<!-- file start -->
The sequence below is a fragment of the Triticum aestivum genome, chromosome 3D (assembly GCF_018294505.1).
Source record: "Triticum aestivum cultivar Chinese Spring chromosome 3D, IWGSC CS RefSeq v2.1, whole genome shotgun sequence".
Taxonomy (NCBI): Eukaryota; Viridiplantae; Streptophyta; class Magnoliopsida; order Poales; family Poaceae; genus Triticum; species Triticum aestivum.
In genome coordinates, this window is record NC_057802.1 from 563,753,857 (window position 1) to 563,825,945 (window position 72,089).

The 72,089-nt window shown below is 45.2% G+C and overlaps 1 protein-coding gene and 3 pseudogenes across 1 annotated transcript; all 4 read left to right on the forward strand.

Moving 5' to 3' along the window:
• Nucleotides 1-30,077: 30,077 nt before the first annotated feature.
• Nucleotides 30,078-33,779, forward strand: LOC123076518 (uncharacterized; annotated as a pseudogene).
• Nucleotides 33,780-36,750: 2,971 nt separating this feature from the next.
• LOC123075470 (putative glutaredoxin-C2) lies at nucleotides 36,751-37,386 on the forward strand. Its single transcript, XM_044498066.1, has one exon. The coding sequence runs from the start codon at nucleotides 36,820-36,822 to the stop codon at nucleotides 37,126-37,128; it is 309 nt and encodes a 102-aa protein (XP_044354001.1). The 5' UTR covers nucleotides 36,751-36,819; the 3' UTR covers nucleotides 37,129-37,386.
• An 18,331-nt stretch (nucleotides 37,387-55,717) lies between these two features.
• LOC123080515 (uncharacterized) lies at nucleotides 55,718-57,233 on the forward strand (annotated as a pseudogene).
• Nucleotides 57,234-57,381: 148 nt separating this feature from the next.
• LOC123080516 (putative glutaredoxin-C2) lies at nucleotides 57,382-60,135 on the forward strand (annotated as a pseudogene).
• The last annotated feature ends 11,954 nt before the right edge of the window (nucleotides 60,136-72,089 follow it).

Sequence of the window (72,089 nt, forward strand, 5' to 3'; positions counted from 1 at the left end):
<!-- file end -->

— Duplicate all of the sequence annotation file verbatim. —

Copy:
The sequence below is a fragment of the Triticum aestivum genome, chromosome 3D (assembly GCF_018294505.1).
Source record: "Triticum aestivum cultivar Chinese Spring chromosome 3D, IWGSC CS RefSeq v2.1, whole genome shotgun sequence".
Taxonomy (NCBI): Eukaryota; Viridiplantae; Streptophyta; class Magnoliopsida; order Poales; family Poaceae; genus Triticum; species Triticum aestivum.
In genome coordinates, this window is record NC_057802.1 from 563,753,857 (window position 1) to 563,825,945 (window position 72,089).

The 72,089-nt window shown below is 45.2% G+C and overlaps 1 protein-coding gene and 3 pseudogenes across 1 annotated transcript; all 4 read left to right on the forward strand.

Moving 5' to 3' along the window:
• Nucleotides 1-30,077: 30,077 nt before the first annotated feature.
• Nucleotides 30,078-33,779, forward strand: LOC123076518 (uncharacterized; annotated as a pseudogene).
• Nucleotides 33,780-36,750: 2,971 nt separating this feature from the next.
• LOC123075470 (putative glutaredoxin-C2) lies at nucleotides 36,751-37,386 on the forward strand. Its single transcript, XM_044498066.1, has one exon. The coding sequence runs from the start codon at nucleotides 36,820-36,822 to the stop codon at nucleotides 37,126-37,128; it is 309 nt and encodes a 102-aa protein (XP_044354001.1). The 5' UTR covers nucleotides 36,751-36,819; the 3' UTR covers nucleotides 37,129-37,386.
• An 18,331-nt stretch (nucleotides 37,387-55,717) lies between these two features.
• LOC123080515 (uncharacterized) lies at nucleotides 55,718-57,233 on the forward strand (annotated as a pseudogene).
• Nucleotides 57,234-57,381: 148 nt separating this feature from the next.
• LOC123080516 (putative glutaredoxin-C2) lies at nucleotides 57,382-60,135 on the forward strand (annotated as a pseudogene).
• The last annotated feature ends 11,954 nt before the right edge of the window (nucleotides 60,136-72,089 follow it).

Sequence of the window (72,089 nt, forward strand, 5' to 3'; positions counted from 1 at the left end):